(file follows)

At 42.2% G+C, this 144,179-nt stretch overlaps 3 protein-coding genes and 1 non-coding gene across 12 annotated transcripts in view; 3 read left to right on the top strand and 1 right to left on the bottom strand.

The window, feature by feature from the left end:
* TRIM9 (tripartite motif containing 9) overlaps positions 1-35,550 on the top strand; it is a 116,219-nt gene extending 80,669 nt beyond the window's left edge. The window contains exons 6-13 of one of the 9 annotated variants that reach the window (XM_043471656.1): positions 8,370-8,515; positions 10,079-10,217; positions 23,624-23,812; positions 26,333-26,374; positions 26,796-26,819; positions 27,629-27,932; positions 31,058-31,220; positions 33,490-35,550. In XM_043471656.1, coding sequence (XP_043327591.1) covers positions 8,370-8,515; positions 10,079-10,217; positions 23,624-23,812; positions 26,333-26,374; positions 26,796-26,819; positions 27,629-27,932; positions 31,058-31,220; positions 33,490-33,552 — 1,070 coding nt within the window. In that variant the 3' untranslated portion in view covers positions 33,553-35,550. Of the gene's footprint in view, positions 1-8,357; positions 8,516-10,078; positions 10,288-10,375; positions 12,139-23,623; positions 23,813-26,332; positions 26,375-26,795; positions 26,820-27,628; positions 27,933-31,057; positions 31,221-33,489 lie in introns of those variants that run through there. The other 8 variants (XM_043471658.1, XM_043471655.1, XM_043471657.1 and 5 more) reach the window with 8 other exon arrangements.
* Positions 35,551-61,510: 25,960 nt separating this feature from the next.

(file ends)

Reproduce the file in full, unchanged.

At 42.2% G+C, this 144,179-nt stretch overlaps 3 protein-coding genes and 1 non-coding gene across 12 annotated transcripts in view; 3 read left to right on the top strand and 1 right to left on the bottom strand.

The window, feature by feature from the left end:
* TRIM9 (tripartite motif containing 9) overlaps positions 1-35,550 on the top strand; it is a 116,219-nt gene extending 80,669 nt beyond the window's left edge. The window contains exons 6-13 of one of the 9 annotated variants that reach the window (XM_043471656.1): positions 8,370-8,515; positions 10,079-10,217; positions 23,624-23,812; positions 26,333-26,374; positions 26,796-26,819; positions 27,629-27,932; positions 31,058-31,220; positions 33,490-35,550. In XM_043471656.1, coding sequence (XP_043327591.1) covers positions 8,370-8,515; positions 10,079-10,217; positions 23,624-23,812; positions 26,333-26,374; positions 26,796-26,819; positions 27,629-27,932; positions 31,058-31,220; positions 33,490-33,552 — 1,070 coding nt within the window. In that variant the 3' untranslated portion in view covers positions 33,553-35,550. Of the gene's footprint in view, positions 1-8,357; positions 8,516-10,078; positions 10,288-10,375; positions 12,139-23,623; positions 23,813-26,332; positions 26,375-26,795; positions 26,820-27,628; positions 27,933-31,057; positions 31,221-33,489 lie in introns of those variants that run through there. The other 8 variants (XM_043471658.1, XM_043471655.1, XM_043471657.1 and 5 more) reach the window with 8 other exon arrangements.
* Positions 35,551-61,510: 25,960 nt separating this feature from the next.